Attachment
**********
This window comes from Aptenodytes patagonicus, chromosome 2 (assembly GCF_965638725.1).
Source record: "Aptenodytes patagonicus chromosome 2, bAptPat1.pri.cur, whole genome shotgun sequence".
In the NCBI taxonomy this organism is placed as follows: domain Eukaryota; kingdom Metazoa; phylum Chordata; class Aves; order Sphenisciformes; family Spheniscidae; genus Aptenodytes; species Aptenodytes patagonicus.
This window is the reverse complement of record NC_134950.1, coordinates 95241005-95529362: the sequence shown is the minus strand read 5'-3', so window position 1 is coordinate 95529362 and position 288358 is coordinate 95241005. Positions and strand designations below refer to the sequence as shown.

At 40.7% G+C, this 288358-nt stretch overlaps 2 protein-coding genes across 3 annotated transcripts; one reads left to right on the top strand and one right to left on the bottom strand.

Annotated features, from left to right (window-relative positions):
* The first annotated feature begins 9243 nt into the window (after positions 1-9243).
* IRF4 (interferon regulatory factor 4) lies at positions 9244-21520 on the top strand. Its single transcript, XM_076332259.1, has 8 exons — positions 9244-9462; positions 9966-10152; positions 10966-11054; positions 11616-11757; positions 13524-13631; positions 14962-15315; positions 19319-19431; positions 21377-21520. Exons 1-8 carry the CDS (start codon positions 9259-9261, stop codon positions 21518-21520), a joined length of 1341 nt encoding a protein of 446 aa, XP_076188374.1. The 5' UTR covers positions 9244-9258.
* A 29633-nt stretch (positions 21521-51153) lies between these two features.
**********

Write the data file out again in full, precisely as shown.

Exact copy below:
This window comes from Aptenodytes patagonicus, chromosome 2 (assembly GCF_965638725.1).
Source record: "Aptenodytes patagonicus chromosome 2, bAptPat1.pri.cur, whole genome shotgun sequence".
In the NCBI taxonomy this organism is placed as follows: domain Eukaryota; kingdom Metazoa; phylum Chordata; class Aves; order Sphenisciformes; family Spheniscidae; genus Aptenodytes; species Aptenodytes patagonicus.
This window is the reverse complement of record NC_134950.1, coordinates 95241005-95529362: the sequence shown is the minus strand read 5'-3', so window position 1 is coordinate 95529362 and position 288358 is coordinate 95241005. Positions and strand designations below refer to the sequence as shown.

At 40.7% G+C, this 288358-nt stretch overlaps 2 protein-coding genes across 3 annotated transcripts; one reads left to right on the top strand and one right to left on the bottom strand.

Annotated features, from left to right (window-relative positions):
* The first annotated feature begins 9243 nt into the window (after positions 1-9243).
* IRF4 (interferon regulatory factor 4) lies at positions 9244-21520 on the top strand. Its single transcript, XM_076332259.1, has 8 exons — positions 9244-9462; positions 9966-10152; positions 10966-11054; positions 11616-11757; positions 13524-13631; positions 14962-15315; positions 19319-19431; positions 21377-21520. Exons 1-8 carry the CDS (start codon positions 9259-9261, stop codon positions 21518-21520), a joined length of 1341 nt encoding a protein of 446 aa, XP_076188374.1. The 5' UTR covers positions 9244-9258.
* A 29633-nt stretch (positions 21521-51153) lies between these two features.